ADA Summer School empowers tomorrow’s scholars Summer School empowers tomorrow’s scholarsCorporate Communications and Marketing<p>​​February was a prolific month for the African Doctoral Academy (ADA) at Stellenbosch University (SU). Over the course of three weeks, the ADA welcomed PhD students and academics from 15 African countries who participated in the Academy's Hybrid Summer School. On offer this year was 16 different courses of which five were new – including one on artificial intelligence and scientific research. <br></p><p>The courses were presented by a group of highly skilled local and international academic experts from countries such as Ireland, the United Kingdom (UK), Germany and America. Several successful ADA scholarship holders from Uganda, Kenya, Tanzania, Namibia, Mauritius and South Africa attended the Summer School, as well as delegates from the African Research Universities Alliance (ARUA) Centre of Excellence in Energy.</p><p>The ADA Summer School strives to provide comprehensive training in impactful research design and methodology, along with opportunities for academic readiness and career advancement. The courses are designed for doctoral students and prospective PhD candidates, their supervisors and researchers.</p><p>Irene Mutuzo, a PhD student in organisational psychology from Makerere University in Uganda, was full of praise for this year's doctoral school. “I've recently switched over from the corporate world to academia and at the start of my PhD journey, I felt a bit overwhelmed. The past two weeks have been amazing. I've learnt so much and I've acquired skills that I believe will enable me to work smarter and faster. I've also met incredibly intelligent and inspiring mentors." </p><p>His experience at the doctoral summer school was very enlightening, said Bathromeu Mavusa, a PhD student in political science at SU. “I was initially very sceptical about artificial intelligence, but Dr Sonja Strydom completely changed my mind in her lecture. I learned that AI can be a valuable tool in academia, offering support and insights rather than replacing human intelligence. It's crucial to strike a balance between human intellect and AI assistance. The discussions on power relations and ethical considerations surrounding AI were eye-opening, especially regarding its implications for the Global South." Additionally, he found the Mixed Methods research course particularly beneficial as it expanded his understanding of research methodologies, Mavusa said. </p><p>The opportunity to connect fellow delegates from various African countries and beyond with international and local presenters during the ADA Summer School has been invaluable, fostering a sense of academic fellowship and collaboration, said Dr Natalie Kowalik, ADA Programme Manager at the Africa Centre for Scholarship at SU. </p><p>“These experiences will hopefully not only propel individual academic trajectories but also contribute to the collective advancement of scholarship across Africa and beyond," Kowalik noted. “The ADA's doctoral schools have sparked considerable interest, yet delegates often face financial challenges. In response, the ADA this year offered its first full 'hyflex' course (a format that allows students to choose between attending classes in person, remotely, or through a combination of both), showcasing the ADA's commitment to offering impactful doctoral training, catering to delegates unable to travel. The Mixed Methods course received immense positive feedback from delegates – in-person as well as those joining online."</p><p>On 5 February the ADA and the Postgraduate Forum for Southern Africa (PGFSA) hosted a joint event which culminated in the official relaunch of the PGFSA. The event took place at the Wallenberg Conference Centre at STIAS, under the theme “International Trends in Postgraduate Education and Fostering Research Collaboration Across Africa and Beyond". </p><p>Prof Hester Klopper, Deputy Vice-Chancellor: Strategy, Global and Corporate Affairs at SU, offered a warm welcome to local and international guests. The guest speaker at the launch event was Prof Gina Wisker from the University of Bath in the UK who gave an insightful presentation about trends in doctoral studies internationally.</p><p>A panel discussion facilitated by Dr Henriette van den Berg of the PGFSA focused on international trends in postgraduate education and ways of fostering research collaboration across Africa and beyond. </p><p>The ADA's Hybrid Summer School was concluded on a high note when Prof Sibusiso Moyo, Deputy Vice-Chancellor: Research, Innovation and Postgraduate Studies at SU, gave an inspiring guest lecture on the strategic imperatives of fostering research collaboration. Moyo challenged the ADA summer school participants to use their newly acquired insights and networks to find innovative solutions for challenges such as poverty, inequality, unemployment and corruption.</p><p><strong>PHOTO: Ignus Dreyer</strong></p><p>​<br></p>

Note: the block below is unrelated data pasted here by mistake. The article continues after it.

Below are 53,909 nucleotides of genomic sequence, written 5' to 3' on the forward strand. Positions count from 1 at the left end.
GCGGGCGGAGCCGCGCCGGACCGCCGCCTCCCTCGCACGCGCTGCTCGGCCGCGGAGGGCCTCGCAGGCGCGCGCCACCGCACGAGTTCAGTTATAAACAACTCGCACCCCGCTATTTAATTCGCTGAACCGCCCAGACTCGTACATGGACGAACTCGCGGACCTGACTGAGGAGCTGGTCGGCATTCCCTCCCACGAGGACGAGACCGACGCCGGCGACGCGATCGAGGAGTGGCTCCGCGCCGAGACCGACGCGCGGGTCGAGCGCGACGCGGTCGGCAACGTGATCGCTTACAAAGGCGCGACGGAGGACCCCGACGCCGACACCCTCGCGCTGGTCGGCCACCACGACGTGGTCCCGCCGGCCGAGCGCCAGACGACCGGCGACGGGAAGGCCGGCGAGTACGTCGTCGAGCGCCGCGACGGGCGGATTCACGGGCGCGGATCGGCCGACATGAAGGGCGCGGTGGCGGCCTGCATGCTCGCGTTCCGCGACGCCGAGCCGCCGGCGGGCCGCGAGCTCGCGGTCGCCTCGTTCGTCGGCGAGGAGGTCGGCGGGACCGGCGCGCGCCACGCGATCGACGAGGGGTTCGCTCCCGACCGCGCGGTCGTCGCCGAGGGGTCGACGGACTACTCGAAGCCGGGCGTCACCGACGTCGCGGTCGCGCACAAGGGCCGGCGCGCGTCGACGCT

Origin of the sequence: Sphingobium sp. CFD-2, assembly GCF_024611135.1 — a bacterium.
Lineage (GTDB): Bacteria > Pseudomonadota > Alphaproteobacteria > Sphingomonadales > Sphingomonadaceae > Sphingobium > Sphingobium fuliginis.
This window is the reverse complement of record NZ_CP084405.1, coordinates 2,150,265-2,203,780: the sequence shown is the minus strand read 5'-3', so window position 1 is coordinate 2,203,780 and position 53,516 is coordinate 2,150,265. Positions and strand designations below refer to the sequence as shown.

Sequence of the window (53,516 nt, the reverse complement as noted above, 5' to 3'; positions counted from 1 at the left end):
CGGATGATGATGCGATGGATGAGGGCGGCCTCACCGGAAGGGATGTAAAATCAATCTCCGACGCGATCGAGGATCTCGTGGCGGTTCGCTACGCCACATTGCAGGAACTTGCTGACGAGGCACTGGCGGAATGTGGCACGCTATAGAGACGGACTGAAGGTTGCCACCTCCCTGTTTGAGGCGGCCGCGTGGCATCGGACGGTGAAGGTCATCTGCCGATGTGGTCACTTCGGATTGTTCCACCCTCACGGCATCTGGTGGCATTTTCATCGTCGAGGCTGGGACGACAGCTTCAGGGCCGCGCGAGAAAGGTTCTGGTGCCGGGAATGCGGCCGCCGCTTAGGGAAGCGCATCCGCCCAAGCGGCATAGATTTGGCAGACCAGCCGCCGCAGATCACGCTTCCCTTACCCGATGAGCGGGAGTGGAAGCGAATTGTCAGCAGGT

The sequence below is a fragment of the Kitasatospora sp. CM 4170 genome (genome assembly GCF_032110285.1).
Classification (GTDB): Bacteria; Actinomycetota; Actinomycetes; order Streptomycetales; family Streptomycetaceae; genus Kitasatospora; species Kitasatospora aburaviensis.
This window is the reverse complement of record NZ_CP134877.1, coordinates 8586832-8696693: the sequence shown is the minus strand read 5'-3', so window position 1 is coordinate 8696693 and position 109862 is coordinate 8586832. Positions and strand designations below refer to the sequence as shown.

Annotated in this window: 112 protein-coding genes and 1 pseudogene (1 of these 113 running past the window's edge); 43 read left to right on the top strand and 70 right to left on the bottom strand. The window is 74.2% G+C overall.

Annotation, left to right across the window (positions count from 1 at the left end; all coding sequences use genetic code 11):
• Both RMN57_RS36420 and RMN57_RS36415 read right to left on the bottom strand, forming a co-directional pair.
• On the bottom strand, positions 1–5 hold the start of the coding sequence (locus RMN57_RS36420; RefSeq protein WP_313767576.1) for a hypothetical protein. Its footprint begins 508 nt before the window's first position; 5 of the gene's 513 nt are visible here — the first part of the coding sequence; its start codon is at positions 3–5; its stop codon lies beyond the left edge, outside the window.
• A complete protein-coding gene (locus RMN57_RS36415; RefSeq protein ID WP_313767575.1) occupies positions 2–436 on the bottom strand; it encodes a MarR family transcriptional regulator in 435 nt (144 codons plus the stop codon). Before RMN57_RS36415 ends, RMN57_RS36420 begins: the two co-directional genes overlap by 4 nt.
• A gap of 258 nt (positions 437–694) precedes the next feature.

Beyond Boundaries: Stellenbosch University's Winter Camp in China Boundaries: Stellenbosch University's Winter Camp in China CISU<p>​The 2023 Winter Camp to China, jointly organised by the Confucius Institute at Stellenbosch University (CISU) and Xiamen University, embarked on a transformative fourteen-day expedition in December. There were 16 students and one teacher who participated in the camp.<br></p><p>The Winter Camp were hosted by the China Center for Language Education and Cooperation (CLEC), which plays a key role in promoting the development of international Chinese language education and strengthen Chinese-foreign humanistic exchanges. As such, the overall aim of the visit was to meet the needs of overseas youths to learn Chinese language and culture, and to stimulate their enthusiasm for learning.</p><p>Upon their arrival, the group was welcomed by Xiamen University's  vice dean of Chinese International Education, Gen Hu​</p><p>​<strong>Immersed in both education and culture</strong></p><p>With the theme of "Minnan Heritage", this winter camp covered Chinese language learning, cultural lectures, research experience and other contents, and the campers experienced the charm of Minnan culture from a close distance.</p><p> They visited Beijing and the cities of Xiamen and Quanzhou in Fujian Province for cultural exchanges and study tours, like Chinese food culture, instrument(Guqin), historic building Kulangsu Islet and so on. Visits to iconic landmarks such as the Summer Palace, Tiananmen Square and the Great Wall in the snow complemented the experience.​</p><p><strong>Valuable takeaways</strong></p><p>The winter camp in China served as a transformative journey for participants, reshaping perceptions, and deepening cultural appreciation. Here's a synthesis of insights from the diverse group:</p><p>Johnne-Leigh was captivated by iconic landmarks like the forbidden & summer palaces and the Great Wall. His misconceptions about the Chinese were dispelled, highlighting the nation's genuine warmth. Shieka's admiration for the Great Wall and the efficiency of Chinese transport systems underscored the nation's blend of ancient wonders with modernity. Maxine De Lange's enchantment with China's architecture was a common sentiment, with many participants echoing her shift in media perception after experiencing the country firsthand.</p><p>Nina's deep dive into Chinese instruments and culture resonated with others' experiences of confirming positive pre-visit views. Hylton and Chelsea both acknowledged the stark contrast between media portrayals and the vibrant realities they encountered, emphasizing the camp's role in fostering global understanding. Jessica Clarke and Maysoon found immense value in the camp's diverse experiences, with Jessica particularly highlighting China's cleanliness and safety. Kevin Syfert and Tamzin recognized the nuances often overlooked by media, such as China's eco-initiatives and rapid development. Lastly, Thomas's emphasis on Chinese hospitality and the genuine cultural immersion the camp provided was a sentiment echoed by many.</p><p> Overall, the camp emerged as a pivotal experience, with participants unanimously advocating for its transformative impact and considering future engagements with China.​</p><p><br></p>